I Fled a Bear and Won

by Rhianna Wrubleski

I have spent every weekend but one in the mountains this summer (and that one weekend was horrible). I’m an hour away from a gorgeous national park — to not go would be foolish, especially with an annual pass, which is truly a wise investment. I have seen many animals in my travels — deer, bighorn sheep, deer, mountain goats, deer and, of course, bears. These usually from three cars behind that family of tourists with more cameras than children. Never have I ever seen a bear like this.

Sunday. Plus 28. Not a cloud in the sky. Bags packed for a day of sun, we head up into the mountains, eager, our faces shining with delight at nature. Up, up, up into the mountains, past the tourist destinations, past the happy families carrying backpacks laden with apple juice and Ritz Bitz crackers. Past the dog-walkers and the photo opportunists, to a secret path that leads to a secret pool, hidden from the hustle and bustle of flatlanders marveling at towering rock ranges. (Well, almost hidden — sincerest apologies to the surprised, topless sunbather. My bad!)

The perfect place to sunbathe (topful, I promise) and drink the clearest mountain water, discounted to nothing from Evian’s usual shameless $3. Sun, water, earth, air, Captain Planet — only the purest that nature has to offer, shaded by a thousand dragonflies presumably racing to the death.

Alas, all good things must come to an end; between my red-headed friend and I (with skin a shade of white usually reserved for the English or Victorian-era consumption victims) the sun finally took its toll and we decided to make the gruelingly warm trip back to camp and car.

Down and down we walked (for at least 80 seconds) before, with a shocking abruptness, I am stopped in my tracks by a soccer-mom save, arm across the chest, other hand flung out in silent alarm! For what? What? WHAT? Oh. I see. I see you bear. I see you there. STOP. What did they tell you to do? Don’t run. Stay calm. Don’t look in its eyes. Back away. Back … to the edge of the mountain.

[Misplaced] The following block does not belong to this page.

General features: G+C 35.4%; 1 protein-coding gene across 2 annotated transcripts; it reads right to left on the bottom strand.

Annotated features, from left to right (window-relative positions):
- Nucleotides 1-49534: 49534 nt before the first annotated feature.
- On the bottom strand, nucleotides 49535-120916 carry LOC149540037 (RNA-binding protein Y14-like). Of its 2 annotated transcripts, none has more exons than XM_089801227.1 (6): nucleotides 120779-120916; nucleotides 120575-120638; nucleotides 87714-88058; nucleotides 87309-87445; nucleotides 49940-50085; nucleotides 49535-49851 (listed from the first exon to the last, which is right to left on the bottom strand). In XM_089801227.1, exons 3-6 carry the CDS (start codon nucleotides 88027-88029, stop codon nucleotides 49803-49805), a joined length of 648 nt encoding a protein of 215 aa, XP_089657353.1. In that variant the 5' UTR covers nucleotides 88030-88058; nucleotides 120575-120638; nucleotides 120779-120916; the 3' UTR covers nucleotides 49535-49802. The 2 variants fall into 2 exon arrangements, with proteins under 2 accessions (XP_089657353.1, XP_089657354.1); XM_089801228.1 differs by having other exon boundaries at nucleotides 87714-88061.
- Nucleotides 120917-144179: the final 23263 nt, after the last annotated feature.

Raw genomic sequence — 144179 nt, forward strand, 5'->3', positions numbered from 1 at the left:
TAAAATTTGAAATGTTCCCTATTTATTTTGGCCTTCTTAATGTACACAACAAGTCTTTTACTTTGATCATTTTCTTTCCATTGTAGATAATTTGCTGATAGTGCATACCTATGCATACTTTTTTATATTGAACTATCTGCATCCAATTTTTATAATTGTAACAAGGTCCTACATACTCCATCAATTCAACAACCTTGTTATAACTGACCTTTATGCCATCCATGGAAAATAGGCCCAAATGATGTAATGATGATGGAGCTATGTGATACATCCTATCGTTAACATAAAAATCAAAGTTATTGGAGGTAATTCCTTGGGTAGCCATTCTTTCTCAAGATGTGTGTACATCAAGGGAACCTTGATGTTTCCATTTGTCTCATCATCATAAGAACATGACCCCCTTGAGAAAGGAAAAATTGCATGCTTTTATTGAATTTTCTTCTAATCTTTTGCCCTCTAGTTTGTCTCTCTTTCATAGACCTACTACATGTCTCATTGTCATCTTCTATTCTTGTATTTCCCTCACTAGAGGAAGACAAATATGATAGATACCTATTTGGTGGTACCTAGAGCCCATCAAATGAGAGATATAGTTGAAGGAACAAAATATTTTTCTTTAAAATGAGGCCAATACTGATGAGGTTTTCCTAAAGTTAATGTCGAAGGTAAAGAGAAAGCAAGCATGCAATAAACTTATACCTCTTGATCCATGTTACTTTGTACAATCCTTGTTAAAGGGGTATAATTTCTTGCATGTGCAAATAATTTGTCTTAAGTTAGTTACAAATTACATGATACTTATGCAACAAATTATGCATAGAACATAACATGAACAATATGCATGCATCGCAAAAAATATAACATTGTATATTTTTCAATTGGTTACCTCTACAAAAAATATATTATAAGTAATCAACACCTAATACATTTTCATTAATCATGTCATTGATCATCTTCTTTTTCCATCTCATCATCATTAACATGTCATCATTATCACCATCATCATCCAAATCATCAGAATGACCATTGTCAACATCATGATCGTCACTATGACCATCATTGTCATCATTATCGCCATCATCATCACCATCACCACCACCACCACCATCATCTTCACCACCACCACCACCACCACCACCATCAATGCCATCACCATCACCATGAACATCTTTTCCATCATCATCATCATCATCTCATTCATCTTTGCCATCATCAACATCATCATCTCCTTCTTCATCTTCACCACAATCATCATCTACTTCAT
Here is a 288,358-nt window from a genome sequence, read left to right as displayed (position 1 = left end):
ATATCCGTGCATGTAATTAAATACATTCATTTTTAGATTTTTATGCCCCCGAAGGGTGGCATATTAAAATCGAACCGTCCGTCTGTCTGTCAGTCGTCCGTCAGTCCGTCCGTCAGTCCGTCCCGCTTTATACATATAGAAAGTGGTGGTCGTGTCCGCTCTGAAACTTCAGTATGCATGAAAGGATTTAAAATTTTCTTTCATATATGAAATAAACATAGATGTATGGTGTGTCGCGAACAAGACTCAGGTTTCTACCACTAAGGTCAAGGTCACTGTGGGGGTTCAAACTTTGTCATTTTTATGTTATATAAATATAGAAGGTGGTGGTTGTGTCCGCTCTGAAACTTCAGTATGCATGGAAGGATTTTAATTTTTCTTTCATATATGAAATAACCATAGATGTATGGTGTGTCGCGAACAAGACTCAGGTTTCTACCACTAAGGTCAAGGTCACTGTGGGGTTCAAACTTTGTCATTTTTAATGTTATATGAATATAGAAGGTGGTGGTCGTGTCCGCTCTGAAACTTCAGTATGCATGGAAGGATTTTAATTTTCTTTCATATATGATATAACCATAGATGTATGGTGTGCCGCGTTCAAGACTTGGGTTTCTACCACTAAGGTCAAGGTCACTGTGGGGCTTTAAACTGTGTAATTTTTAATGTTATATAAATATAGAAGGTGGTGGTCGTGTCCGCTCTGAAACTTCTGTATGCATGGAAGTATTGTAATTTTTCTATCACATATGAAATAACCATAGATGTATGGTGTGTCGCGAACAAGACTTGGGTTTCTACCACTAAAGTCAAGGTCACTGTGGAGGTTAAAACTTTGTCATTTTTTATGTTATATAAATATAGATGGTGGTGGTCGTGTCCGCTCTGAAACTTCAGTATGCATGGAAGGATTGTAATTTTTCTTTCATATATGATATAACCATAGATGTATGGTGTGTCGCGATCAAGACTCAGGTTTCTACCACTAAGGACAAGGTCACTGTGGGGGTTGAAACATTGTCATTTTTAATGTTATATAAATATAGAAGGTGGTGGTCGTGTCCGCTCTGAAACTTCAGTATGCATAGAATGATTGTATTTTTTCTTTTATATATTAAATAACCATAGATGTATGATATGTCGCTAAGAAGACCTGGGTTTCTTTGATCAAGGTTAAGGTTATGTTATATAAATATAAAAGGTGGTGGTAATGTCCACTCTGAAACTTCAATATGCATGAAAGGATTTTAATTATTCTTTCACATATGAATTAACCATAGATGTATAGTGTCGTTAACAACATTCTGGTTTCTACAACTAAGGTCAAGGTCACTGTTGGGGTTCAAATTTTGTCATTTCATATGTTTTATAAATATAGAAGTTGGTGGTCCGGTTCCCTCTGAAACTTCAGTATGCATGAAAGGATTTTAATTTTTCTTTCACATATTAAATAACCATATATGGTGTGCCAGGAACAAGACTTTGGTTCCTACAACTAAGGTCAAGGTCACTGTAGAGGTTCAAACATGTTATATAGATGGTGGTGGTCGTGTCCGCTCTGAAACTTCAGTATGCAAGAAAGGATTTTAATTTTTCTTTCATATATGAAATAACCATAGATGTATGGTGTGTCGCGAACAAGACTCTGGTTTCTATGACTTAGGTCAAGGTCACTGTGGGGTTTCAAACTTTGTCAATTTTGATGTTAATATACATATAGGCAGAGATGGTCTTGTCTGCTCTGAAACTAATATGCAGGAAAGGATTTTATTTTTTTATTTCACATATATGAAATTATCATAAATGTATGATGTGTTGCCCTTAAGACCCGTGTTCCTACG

Regroup. Breathe. Seriously? A Bear? Areyoukiddingme? Wait.

Okay, we’ll just peek onto the path, he’s probably gone now. Probably like three miles away. Probably not coming directly toward us on the path, lumbering, furry, brown nose, cousin to your cousin who’s tucked safe behind glass at a zoo somewhere (who, incidentally, I saw yesterday — he sends his regards). Only that last one actually happened. Back away again. We are well acquainted with this mountain edge.

Well, the hell with the path. For all I know that bear is watching, waiting for us to step foot into his berry-laden paradise, eager with clawed anticipation. Are bears bloodthirsty creatures? Would Winnie the Pooh wait in the treetops, camouflaged as a cloud, for the perfect moment to strike? Maybe … maybe.

Well what are we if not intrepid? We are women! Hear us roar! (Please tell me that was us and not the bear.) It’s just down a ways and a ways and ways, and then across, and then up and then over and down and around and please don’t slip into those rapids. Adrenaline fed, we will climb what is not meant to be climbed and hope that the bear isn’t thirsty. Suddenly, I am glad for the lack of nearby salmon and promise never to curse sushi prices again. Up ahead … what’s that? More rocks? Then some more rocks? And then … civilization! The tourist platforms we so recently scoffed at call to us like a beacon of hope — flimsy chain fences and wooden stairs a safe haven, a concrete bunker compared to the openness of the bear trail. Up the rocks, down more rocks, sideways jump and up over a fence, down off the fence, and we’re back. With open arms we welcome the idea of tourists. The dog-walkers, the amateur photographers, the children with sticky hands, we embrace them one and all!

On the way back down we gasp, hearts still racing, adrenaline still rushing. Nobly, we warn all — “Bears!” we puff, “Watch out for the bear — be careful!”

And the tourists reply … “Bears?! … cool!”

Rhianna Wrubleski is a graphic designer living in Lethbridge, Alberta. She’s an avid reader and loves long walks in the mountains with her new BFF, Bear Spray.